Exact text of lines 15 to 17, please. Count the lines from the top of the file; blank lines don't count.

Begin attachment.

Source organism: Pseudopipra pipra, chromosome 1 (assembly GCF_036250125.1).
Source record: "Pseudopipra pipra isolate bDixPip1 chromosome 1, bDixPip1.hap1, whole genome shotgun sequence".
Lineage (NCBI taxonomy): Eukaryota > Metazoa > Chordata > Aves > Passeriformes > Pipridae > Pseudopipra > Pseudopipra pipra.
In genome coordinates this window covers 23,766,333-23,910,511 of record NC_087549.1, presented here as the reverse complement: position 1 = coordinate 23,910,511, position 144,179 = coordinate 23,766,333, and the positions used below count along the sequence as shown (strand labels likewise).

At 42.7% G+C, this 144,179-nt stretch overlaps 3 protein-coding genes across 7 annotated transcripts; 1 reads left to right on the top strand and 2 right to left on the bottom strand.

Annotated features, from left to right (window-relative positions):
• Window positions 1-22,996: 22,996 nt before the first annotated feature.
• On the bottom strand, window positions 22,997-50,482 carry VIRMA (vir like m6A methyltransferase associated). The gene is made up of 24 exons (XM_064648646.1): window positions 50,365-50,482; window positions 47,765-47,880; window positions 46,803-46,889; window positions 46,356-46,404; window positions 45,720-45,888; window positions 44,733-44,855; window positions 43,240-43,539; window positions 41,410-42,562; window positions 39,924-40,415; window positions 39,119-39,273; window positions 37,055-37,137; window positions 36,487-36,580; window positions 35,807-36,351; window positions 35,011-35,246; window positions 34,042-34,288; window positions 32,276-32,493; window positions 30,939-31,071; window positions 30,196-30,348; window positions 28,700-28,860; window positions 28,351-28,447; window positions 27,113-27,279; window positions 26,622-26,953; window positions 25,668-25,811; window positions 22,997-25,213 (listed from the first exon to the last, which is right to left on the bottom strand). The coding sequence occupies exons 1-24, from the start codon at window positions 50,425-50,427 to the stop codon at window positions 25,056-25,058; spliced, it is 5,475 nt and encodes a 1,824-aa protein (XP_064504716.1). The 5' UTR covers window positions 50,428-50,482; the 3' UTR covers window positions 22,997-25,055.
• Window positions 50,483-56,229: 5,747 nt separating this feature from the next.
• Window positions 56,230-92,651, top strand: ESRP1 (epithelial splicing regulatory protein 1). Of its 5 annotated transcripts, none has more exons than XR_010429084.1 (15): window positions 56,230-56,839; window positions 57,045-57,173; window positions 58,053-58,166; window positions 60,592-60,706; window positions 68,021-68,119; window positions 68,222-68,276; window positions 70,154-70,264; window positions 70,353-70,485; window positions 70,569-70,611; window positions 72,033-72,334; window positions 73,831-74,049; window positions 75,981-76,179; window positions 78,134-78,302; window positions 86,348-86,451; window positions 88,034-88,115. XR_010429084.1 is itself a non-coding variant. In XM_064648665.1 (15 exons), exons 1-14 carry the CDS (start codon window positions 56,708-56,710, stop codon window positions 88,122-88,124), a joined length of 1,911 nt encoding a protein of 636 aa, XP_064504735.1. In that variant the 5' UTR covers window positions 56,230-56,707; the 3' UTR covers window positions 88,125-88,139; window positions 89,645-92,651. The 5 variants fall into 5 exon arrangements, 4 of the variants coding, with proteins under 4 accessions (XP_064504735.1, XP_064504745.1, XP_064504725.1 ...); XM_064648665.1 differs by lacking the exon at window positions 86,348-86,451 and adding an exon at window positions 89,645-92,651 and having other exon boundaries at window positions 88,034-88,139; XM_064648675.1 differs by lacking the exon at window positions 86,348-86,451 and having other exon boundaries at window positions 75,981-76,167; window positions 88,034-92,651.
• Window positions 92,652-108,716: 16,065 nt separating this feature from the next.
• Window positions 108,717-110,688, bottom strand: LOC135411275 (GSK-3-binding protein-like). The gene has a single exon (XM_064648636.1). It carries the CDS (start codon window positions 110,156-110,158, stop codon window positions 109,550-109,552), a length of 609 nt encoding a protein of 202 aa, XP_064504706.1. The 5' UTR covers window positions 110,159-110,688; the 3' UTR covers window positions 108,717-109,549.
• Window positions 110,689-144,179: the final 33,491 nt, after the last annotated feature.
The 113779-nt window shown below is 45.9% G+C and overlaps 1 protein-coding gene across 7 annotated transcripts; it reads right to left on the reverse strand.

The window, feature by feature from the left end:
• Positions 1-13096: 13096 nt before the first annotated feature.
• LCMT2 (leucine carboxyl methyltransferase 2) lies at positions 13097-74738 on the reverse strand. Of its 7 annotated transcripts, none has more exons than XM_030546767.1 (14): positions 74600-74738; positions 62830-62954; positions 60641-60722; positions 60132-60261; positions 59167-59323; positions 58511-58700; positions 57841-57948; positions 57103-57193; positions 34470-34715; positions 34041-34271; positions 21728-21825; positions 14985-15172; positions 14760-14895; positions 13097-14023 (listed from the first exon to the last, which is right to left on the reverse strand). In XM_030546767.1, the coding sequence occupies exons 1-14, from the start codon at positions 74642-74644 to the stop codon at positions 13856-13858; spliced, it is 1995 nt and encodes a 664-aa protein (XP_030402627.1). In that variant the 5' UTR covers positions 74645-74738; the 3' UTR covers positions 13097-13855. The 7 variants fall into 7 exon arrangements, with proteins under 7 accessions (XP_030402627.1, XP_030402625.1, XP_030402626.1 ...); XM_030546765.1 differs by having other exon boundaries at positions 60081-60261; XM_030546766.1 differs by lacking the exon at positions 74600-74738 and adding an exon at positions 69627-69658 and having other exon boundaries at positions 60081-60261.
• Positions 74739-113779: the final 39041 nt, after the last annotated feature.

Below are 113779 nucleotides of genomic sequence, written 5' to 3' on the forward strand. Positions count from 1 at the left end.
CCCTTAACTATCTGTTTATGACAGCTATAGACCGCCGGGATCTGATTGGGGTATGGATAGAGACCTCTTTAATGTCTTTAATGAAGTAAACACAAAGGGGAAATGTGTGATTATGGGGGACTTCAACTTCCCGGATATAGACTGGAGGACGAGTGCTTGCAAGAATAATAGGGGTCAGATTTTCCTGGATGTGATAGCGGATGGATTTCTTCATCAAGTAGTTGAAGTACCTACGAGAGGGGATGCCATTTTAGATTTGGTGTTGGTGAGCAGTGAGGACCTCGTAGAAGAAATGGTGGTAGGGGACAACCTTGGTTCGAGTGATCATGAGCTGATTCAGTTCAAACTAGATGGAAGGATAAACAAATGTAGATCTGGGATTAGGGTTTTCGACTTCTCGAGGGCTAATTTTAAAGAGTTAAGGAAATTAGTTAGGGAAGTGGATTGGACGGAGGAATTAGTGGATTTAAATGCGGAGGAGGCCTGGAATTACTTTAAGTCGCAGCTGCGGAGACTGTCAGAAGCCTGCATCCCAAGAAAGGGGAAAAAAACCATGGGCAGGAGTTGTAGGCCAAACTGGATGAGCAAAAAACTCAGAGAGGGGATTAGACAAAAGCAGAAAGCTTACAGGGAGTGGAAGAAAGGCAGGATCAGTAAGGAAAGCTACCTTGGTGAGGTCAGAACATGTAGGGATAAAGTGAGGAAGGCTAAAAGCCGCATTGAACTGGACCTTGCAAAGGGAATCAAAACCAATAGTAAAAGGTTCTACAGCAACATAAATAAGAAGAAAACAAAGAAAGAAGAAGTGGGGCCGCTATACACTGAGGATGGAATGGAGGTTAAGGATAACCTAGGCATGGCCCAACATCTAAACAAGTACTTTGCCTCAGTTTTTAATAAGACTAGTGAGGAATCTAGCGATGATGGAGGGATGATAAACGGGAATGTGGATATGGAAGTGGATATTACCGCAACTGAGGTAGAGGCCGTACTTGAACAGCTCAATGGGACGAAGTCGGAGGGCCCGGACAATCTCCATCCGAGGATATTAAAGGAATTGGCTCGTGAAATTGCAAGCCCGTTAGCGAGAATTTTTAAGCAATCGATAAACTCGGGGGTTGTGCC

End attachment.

The window, feature by feature from the left end:
• Positions 1-13096: 13096 nt before the first annotated feature.
• LCMT2 (leucine carboxyl methyltransferase 2) lies at positions 13097-74738 on the reverse strand. Of its 7 annotated transcripts, none has more exons than XM_030546767.1 (14): positions 74600-74738; positions 62830-62954; positions 60641-60722; positions 60132-60261; positions 59167-59323; positions 58511-58700; positions 57841-57948; positions 57103-57193; positions 34470-34715; positions 34041-34271; positions 21728-21825; positions 14985-15172; positions 14760-14895; positions 13097-14023 (listed from the first exon to the last, which is right to left on the reverse strand). In XM_030546767.1, the coding sequence occupies exons 1-14, from the start codon at positions 74642-74644 to the stop codon at positions 13856-13858; spliced, it is 1995 nt and encodes a 664-aa protein (XP_030402627.1). In that variant the 5' UTR covers positions 74645-74738; the 3' UTR covers positions 13097-13855. The 7 variants fall into 7 exon arrangements, with proteins under 7 accessions (XP_030402627.1, XP_030402625.1, XP_030402626.1 ...); XM_030546765.1 differs by having other exon boundaries at positions 60081-60261; XM_030546766.1 differs by lacking the exon at positions 74600-74738 and adding an exon at positions 69627-69658 and having other exon boundaries at positions 60081-60261.